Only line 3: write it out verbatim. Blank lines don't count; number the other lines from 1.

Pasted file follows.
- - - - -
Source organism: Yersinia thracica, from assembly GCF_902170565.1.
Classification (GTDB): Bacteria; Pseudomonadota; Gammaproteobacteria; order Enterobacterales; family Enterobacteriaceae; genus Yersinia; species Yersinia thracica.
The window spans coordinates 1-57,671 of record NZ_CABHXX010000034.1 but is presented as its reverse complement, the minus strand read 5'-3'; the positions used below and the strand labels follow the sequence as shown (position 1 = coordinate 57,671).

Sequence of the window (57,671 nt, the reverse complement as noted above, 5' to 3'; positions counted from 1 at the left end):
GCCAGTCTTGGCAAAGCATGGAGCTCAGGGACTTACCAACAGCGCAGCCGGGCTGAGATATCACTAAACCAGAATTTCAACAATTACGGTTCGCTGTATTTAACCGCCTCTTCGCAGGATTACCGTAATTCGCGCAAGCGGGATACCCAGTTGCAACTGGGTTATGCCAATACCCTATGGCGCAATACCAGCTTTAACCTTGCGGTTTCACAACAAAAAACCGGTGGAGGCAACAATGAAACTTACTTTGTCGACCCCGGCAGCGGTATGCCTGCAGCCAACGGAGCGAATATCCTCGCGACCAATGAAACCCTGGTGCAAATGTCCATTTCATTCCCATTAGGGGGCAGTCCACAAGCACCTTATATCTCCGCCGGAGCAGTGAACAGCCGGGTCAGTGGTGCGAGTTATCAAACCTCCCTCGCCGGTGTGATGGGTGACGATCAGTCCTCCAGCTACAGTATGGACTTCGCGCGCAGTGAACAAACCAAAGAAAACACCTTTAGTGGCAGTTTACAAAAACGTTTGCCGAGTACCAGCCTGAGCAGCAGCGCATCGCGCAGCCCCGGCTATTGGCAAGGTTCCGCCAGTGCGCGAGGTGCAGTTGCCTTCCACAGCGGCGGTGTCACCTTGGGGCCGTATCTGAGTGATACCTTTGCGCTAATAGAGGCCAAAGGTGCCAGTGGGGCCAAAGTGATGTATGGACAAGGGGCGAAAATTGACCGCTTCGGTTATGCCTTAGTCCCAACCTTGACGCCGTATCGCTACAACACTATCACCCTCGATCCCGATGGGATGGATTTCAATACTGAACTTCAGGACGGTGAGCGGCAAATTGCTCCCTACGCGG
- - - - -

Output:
The window spans coordinates 1-57,671 of record NZ_CABHXX010000034.1 but is presented as its reverse complement, the minus strand read 5'-3'; the positions used below and the strand labels follow the sequence as shown (position 1 = coordinate 57,671).